In an assertive move to stabilize the financial market and foster fair trading conditions, South Korea has decided to suspend short-selling of stocks for a substantial period, the Financial Services Commission (FSC) has confirmed. The temporary ban, effective immediately, will span until the end of June 2024 and will apply to stocks within the Kospi 200 and Kosdaq 150 indices. This initiative gives regulators an opportunity to “actively” refine rules and systems governing market practices.
The announcement on Sunday indicated that the trading of borrowed shares, a key mechanism in short-selling strategies, will be halted starting from Monday. This development follows revelations of significant irregularities in the market.
Financial Services Commission Chairman Kim Joo-hyun addressed these concerns during a briefing, stating, “Amidst market turmoil, we’ve discovered massive illegal naked short-selling by global investment banks and circumstances of additional illegal activities.” Kim emphasized the detrimental impact of such activities on fair price formation and overall market confidence.
To combat the imbalance and illegitimate practices, South Korea is embarking on a quest for a “fundamental improvement” that seeks to level the playing field, particularly for retail investors. According to Chairman Kim, measures will be considered to align the short-selling requirements and conditions for both institutional and individual investors more closely.
Moreover, the nation is poised to introduce stringent penalties for those engaging in illegal short-selling activities, with a special investigation team set to delve into transactions conducted by global banks starting Monday.
Lee Bokhyun, the governor of the Financial Supervisory Service (FSS) watchdog, has informed reporters that approximately ten global banks, which dominate the short-selling transactions in the country, will be subject to investigations.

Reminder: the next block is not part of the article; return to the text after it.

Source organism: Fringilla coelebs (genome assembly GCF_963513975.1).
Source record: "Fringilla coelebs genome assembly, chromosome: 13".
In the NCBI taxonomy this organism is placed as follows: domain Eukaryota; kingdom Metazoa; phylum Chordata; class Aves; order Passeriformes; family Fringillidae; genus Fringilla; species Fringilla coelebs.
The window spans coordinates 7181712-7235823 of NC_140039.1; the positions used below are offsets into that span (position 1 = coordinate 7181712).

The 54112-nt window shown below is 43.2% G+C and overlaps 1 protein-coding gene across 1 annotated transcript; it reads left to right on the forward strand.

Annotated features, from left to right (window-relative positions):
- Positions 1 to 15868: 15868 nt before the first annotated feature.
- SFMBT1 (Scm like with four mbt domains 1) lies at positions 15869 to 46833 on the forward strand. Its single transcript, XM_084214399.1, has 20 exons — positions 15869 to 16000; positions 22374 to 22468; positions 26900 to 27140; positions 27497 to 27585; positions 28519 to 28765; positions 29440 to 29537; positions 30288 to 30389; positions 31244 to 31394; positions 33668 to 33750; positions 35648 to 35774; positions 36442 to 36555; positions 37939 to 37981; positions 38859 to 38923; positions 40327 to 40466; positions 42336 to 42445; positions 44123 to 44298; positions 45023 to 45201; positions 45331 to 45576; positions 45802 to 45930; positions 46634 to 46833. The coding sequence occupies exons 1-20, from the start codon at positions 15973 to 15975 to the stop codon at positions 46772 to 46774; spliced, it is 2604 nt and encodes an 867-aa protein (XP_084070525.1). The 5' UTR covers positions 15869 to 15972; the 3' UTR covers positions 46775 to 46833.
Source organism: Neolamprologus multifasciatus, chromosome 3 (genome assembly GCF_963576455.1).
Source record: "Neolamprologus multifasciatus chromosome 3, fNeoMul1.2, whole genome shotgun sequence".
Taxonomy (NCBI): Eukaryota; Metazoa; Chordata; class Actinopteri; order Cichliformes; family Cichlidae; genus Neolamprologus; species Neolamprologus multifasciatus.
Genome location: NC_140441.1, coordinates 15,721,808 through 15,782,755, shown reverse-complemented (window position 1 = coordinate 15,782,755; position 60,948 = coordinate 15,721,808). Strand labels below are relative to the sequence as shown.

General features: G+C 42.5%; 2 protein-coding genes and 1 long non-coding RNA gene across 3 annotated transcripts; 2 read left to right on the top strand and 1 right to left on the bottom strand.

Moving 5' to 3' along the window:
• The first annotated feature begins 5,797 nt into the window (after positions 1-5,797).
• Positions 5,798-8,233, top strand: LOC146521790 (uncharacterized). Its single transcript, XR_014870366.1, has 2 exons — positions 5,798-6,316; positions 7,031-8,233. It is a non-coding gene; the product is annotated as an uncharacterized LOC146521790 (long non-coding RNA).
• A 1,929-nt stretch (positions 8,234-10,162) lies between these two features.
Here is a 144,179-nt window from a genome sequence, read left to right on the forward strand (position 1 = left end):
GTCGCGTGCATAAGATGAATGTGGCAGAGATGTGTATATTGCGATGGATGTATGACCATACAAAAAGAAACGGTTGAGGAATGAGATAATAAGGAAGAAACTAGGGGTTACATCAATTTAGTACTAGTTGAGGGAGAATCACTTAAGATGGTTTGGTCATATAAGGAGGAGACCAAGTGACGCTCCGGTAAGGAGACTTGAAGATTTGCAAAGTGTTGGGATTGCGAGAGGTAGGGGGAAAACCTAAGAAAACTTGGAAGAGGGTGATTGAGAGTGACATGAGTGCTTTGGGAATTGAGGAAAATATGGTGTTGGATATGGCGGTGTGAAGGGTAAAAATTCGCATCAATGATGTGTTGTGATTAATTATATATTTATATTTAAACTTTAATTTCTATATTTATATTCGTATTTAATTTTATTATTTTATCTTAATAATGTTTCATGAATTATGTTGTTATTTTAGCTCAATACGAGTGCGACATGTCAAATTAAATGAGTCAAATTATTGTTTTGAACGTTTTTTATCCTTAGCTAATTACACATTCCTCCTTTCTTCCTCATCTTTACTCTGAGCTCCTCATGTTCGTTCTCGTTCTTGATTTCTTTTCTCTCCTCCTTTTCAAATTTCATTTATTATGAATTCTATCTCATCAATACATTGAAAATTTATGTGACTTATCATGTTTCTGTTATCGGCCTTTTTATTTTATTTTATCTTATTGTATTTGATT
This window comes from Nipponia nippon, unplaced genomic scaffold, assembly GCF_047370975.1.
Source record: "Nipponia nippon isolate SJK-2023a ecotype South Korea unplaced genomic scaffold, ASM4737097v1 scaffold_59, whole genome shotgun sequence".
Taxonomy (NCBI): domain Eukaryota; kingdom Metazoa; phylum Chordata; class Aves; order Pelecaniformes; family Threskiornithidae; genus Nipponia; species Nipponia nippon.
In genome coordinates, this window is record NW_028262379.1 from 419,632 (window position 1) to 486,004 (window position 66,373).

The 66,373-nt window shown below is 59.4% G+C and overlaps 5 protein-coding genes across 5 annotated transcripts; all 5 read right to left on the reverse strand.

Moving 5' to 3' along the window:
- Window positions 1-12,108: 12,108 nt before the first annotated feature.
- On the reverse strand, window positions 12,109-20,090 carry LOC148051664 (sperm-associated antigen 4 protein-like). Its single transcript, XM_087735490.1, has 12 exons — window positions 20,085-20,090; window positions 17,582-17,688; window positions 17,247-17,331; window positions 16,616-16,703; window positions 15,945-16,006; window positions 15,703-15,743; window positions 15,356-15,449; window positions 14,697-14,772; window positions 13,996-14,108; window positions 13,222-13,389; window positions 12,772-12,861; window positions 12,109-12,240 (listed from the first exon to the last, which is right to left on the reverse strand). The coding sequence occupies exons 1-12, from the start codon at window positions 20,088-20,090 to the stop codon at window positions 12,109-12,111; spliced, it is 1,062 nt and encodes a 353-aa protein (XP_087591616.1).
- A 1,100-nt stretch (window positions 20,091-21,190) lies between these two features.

Despite ongoing efforts to rectify the system, there appears to be a consensus on the need for more stringent measures. The Financial Supervisory Service highlighted this need last week, announcing the formation of a special task force mandated to inspect global investment banks (IBs) for any illegal short selling practices. This move comes in the wake of a recent incident where two Hong Kong-based IBs were implicated in the illegal short selling of 56 billion won (approximately US$42.7 million) worth of stocks, fully aware of their inability to secure the necessary shares.
In pursuit of a resilient financial system, the FSC is committed to implementing comprehensive reforms by June 2024. These reforms aim to eliminate the perceived “unlevel playing field” that has been a point of contention among market participants, including ruling party lawmakers. The FSC plans to review and establish a robust system that will thwart the occurrence of illegal naked short selling in real-time, ensuring transparency and integrity in the South Korean financial markets.